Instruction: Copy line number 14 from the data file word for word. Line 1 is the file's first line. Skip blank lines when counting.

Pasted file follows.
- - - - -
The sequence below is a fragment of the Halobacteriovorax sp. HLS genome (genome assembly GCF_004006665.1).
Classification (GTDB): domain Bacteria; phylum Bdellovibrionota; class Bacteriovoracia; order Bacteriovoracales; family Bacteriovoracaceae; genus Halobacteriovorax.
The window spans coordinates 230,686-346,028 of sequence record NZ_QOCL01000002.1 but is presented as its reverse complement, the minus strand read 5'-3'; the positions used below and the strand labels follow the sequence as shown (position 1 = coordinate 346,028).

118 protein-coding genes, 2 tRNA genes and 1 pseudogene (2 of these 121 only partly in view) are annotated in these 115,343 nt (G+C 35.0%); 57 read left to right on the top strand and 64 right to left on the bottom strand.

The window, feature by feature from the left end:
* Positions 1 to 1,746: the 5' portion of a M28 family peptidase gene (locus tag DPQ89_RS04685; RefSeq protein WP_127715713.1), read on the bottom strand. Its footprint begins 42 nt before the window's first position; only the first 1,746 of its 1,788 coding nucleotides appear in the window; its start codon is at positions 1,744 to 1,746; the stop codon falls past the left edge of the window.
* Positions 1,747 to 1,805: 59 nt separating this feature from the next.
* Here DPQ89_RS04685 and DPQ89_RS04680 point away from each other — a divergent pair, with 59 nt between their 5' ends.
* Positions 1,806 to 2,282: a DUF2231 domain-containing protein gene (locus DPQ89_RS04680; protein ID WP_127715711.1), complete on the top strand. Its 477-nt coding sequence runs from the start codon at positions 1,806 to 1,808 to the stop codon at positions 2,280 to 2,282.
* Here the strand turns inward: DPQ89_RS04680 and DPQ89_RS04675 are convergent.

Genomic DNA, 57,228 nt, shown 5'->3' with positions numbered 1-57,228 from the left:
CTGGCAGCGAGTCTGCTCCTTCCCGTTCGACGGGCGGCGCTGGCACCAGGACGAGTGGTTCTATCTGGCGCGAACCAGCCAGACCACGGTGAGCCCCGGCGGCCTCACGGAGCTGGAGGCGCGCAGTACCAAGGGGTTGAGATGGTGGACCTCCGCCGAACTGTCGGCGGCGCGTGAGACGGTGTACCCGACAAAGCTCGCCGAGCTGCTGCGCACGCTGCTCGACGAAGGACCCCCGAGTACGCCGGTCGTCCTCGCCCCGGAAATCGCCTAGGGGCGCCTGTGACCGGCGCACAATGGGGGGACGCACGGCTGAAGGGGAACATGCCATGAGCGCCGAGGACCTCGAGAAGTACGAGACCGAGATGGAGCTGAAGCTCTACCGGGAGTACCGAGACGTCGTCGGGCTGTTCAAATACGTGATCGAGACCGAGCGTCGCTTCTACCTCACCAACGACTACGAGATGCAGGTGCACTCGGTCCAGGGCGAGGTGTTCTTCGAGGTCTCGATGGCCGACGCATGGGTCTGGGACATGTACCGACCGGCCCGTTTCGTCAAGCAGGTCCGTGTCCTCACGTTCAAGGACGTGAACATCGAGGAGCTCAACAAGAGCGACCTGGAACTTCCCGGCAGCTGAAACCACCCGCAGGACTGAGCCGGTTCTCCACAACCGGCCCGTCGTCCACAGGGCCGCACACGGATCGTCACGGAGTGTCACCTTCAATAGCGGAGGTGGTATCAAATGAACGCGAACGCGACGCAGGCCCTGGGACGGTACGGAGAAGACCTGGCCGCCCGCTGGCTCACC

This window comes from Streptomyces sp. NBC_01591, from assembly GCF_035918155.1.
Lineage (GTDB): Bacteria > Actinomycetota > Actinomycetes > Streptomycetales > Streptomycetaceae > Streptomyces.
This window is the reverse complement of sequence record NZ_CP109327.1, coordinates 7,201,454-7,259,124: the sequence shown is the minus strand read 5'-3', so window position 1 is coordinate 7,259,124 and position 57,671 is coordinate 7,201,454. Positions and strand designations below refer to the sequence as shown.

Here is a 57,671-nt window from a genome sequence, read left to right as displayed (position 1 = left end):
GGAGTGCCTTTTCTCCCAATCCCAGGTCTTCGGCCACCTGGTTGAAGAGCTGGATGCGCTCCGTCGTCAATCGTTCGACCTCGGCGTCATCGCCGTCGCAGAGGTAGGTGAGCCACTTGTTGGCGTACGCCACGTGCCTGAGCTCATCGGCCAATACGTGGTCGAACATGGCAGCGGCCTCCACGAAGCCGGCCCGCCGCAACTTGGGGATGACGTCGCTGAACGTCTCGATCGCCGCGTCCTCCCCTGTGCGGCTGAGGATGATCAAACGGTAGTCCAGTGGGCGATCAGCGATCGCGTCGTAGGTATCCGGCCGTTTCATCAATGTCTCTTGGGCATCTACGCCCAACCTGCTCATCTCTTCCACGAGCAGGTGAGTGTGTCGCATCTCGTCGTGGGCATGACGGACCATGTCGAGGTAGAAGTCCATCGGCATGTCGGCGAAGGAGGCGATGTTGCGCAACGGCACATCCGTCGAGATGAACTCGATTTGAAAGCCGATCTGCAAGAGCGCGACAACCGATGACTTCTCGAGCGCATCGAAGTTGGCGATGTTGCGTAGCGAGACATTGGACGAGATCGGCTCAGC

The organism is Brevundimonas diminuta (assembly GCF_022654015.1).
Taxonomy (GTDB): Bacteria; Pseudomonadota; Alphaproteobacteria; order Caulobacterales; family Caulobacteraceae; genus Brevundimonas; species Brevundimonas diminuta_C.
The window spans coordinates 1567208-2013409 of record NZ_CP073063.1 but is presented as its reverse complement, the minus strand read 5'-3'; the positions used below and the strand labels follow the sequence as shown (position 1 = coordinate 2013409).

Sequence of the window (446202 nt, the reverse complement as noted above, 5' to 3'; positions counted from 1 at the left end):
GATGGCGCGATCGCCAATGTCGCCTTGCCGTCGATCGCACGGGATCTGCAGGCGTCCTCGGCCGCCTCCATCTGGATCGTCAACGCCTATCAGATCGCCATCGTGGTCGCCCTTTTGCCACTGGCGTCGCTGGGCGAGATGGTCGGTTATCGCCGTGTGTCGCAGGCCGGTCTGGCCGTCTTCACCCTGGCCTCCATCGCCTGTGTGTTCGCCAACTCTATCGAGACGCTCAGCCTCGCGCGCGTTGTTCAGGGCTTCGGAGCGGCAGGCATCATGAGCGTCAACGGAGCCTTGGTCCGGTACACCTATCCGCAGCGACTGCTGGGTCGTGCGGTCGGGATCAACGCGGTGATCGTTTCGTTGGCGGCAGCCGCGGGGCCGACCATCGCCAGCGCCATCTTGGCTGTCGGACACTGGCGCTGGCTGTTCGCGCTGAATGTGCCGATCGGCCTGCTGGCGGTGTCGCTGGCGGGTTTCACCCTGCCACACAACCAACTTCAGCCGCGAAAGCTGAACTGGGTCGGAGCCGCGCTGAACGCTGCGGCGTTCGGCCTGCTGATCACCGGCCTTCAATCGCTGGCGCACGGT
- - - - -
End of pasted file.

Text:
Lineage (GTDB): Bacteria > Actinomycetota > Actinomycetes > Streptomycetales > Streptomycetaceae > Streptomyces.